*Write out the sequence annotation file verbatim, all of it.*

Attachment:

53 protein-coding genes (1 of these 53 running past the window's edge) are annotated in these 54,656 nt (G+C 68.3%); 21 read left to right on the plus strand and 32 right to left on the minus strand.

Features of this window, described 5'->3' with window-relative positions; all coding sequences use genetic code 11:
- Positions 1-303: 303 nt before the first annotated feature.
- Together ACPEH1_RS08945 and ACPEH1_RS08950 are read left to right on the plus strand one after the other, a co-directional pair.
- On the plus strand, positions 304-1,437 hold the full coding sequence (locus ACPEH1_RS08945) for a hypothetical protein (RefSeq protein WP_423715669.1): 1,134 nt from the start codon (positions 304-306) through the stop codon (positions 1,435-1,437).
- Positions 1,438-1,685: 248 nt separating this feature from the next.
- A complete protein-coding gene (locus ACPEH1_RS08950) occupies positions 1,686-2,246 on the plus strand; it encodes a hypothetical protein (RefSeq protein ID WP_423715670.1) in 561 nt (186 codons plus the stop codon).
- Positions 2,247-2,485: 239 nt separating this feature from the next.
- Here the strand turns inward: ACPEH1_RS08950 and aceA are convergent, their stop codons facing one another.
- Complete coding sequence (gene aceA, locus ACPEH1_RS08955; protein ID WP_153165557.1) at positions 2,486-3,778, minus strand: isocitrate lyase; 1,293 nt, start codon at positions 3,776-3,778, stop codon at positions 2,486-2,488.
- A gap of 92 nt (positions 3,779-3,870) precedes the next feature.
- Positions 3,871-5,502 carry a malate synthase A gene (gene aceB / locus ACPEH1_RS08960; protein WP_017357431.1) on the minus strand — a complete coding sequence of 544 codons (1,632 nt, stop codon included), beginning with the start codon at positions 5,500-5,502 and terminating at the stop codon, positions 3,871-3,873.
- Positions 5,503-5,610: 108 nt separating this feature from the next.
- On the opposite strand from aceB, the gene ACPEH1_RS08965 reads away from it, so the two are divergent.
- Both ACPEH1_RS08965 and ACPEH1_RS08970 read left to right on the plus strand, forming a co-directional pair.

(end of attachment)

53 protein-coding genes (1 of these 53 running past the window's edge) are annotated in these 54,656 nt (G+C 68.3%); 21 read left to right on the plus strand and 32 right to left on the minus strand.

Features of this window, described 5'->3' with window-relative positions; all coding sequences use genetic code 11:
- Positions 1-303: 303 nt before the first annotated feature.
- Together ACPEH1_RS08945 and ACPEH1_RS08950 are read left to right on the plus strand one after the other, a co-directional pair.
- On the plus strand, positions 304-1,437 hold the full coding sequence (locus ACPEH1_RS08945) for a hypothetical protein (RefSeq protein WP_423715669.1): 1,134 nt from the start codon (positions 304-306) through the stop codon (positions 1,435-1,437).
- Positions 1,438-1,685: 248 nt separating this feature from the next.
- A complete protein-coding gene (locus ACPEH1_RS08950) occupies positions 1,686-2,246 on the plus strand; it encodes a hypothetical protein (RefSeq protein ID WP_423715670.1) in 561 nt (186 codons plus the stop codon).
- Positions 2,247-2,485: 239 nt separating this feature from the next.
- Here the strand turns inward: ACPEH1_RS08950 and aceA are convergent, their stop codons facing one another.
- Complete coding sequence (gene aceA, locus ACPEH1_RS08955; protein ID WP_153165557.1) at positions 2,486-3,778, minus strand: isocitrate lyase; 1,293 nt, start codon at positions 3,776-3,778, stop codon at positions 2,486-2,488.
- A gap of 92 nt (positions 3,779-3,870) precedes the next feature.
- Positions 3,871-5,502 carry a malate synthase A gene (gene aceB / locus ACPEH1_RS08960; protein WP_017357431.1) on the minus strand — a complete coding sequence of 544 codons (1,632 nt, stop codon included), beginning with the start codon at positions 5,500-5,502 and terminating at the stop codon, positions 3,871-3,873.
- Positions 5,503-5,610: 108 nt separating this feature from the next.
- On the opposite strand from aceB, the gene ACPEH1_RS08965 reads away from it, so the two are divergent.
- Both ACPEH1_RS08965 and ACPEH1_RS08970 read left to right on the plus strand, forming a co-directional pair.